With all this in mind, I decided to do a little deeper research, and “take it to the street” as they say.
Housing: Just a quick search for student accommodations proves to show there are plenty of places advertised as student housing. And walking around the city centre, you can see they are still building more and more places for students to live.
The builders and letting agents do make it easy on the students as many places are all bills included. This includes Wifi and makes it easy for students to plan their finances.
I took a walk over to a popular area where students live and just looked around. On one street alone there were 10 houses advertised as student accommodations, and each house had anywhere from five (5) to up to 10 bedrooms.
In inquiring at one of the houses I was informed the average rent per room was £350 a month, including all bills.
A house with 10 bedrooms would generate £3,500 per month in rental income. In adding up the properties I saw on just the one street, I figured on average maybe 70 bedrooms, and if we average £350 a month per bedroom, that’s £24,500 a month in rent, and that is just for one street! And just the houses I saw letting rooms.
It’s easy to see that the universities bring big money to town.
Food: I next decided to get a grasp on how much money students may be spending on fast food, burgers, pizzas, and fast food in general.
Just around the corner form the houses is a major roadway leading into the city centre. I found dozens of fast food places, and kebab shops.
In speaking with the manager there I inquired as to who his customers were, and he stated 90% students. He stated that when the universities close for breaks, business drops off massively.
And that was just one food shop.
Nearby there is a large Asda supermarket. I wandered through looking at the people that were shopping there, you guessed it mostly students.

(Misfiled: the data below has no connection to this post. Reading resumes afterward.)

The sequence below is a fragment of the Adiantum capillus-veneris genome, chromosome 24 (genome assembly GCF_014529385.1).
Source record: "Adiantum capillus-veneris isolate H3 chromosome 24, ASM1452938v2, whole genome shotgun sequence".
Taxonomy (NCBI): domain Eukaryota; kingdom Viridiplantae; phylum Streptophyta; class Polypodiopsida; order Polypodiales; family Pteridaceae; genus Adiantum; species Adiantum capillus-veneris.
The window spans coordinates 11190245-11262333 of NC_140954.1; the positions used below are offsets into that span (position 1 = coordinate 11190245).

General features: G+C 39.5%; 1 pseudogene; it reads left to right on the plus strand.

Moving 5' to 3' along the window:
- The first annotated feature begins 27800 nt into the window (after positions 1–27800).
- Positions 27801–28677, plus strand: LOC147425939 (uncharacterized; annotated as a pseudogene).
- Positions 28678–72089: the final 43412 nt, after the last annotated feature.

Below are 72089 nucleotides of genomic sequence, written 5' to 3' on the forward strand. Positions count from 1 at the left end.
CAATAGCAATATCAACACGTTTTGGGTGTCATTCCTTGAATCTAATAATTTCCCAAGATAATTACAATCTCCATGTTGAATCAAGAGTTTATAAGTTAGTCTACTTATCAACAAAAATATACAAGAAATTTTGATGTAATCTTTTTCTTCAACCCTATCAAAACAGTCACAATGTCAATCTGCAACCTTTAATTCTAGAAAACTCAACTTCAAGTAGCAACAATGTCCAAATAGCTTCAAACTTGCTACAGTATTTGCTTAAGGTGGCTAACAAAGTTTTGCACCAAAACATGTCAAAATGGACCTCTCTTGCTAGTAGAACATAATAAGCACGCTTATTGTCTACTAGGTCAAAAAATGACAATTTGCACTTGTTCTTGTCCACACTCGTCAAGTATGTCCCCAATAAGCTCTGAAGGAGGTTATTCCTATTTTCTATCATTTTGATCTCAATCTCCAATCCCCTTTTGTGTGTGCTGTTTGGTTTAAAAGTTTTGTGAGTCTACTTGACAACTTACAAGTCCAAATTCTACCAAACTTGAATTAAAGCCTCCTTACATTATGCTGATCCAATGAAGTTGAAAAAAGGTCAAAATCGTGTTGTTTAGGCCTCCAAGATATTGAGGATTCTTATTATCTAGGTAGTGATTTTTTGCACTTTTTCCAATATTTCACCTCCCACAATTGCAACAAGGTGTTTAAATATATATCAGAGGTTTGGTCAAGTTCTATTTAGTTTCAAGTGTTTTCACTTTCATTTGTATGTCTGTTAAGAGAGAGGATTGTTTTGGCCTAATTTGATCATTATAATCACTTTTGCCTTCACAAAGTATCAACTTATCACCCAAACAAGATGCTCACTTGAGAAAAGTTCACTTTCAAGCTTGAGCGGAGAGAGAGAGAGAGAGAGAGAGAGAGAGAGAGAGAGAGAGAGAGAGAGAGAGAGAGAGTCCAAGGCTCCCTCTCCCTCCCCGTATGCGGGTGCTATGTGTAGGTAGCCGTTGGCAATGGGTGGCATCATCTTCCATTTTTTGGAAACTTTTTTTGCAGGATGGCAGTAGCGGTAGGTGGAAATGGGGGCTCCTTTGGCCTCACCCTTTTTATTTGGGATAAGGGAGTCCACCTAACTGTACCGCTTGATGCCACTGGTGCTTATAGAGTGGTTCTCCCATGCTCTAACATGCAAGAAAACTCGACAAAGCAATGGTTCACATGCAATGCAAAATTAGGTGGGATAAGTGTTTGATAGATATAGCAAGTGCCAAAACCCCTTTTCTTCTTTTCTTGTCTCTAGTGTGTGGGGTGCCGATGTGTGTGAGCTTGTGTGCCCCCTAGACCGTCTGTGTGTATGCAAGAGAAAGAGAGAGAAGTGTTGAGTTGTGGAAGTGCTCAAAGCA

Then you need to consider the financial impact the students have on the pubs, clubs, bars and off licenses.
With so many universities across the country, and some cities having multiple universities, it’s easy to see how it can add billions to the economy.
The then President of Universities UK, Professor Sir Christopher Snowden in 2014 stated, “It is clear that universities are making an increasingly significant contribution to the UK economy, both in terms of contribution to GDP and creating jobs. The sector also attracts significant investment from overseas.”
“While the study looked at only one aspect of economic impact, we should not forget also the major contribution to the wider economy from producing skilled graduates and generating ground-breaking research. Universities also produce significant non-economic benefits. They improve the life chances of individuals and also provide a social and cultural boost to communities through access to art, music, sports and other facilities.”
“With the 2015 general election on the horizon, this report serves as a timely reminder to policymakers of universities’ growing impact on local communities, jobs and the wider economy.”
Higher education isn’t all about learning, it also is about contributing to the economy.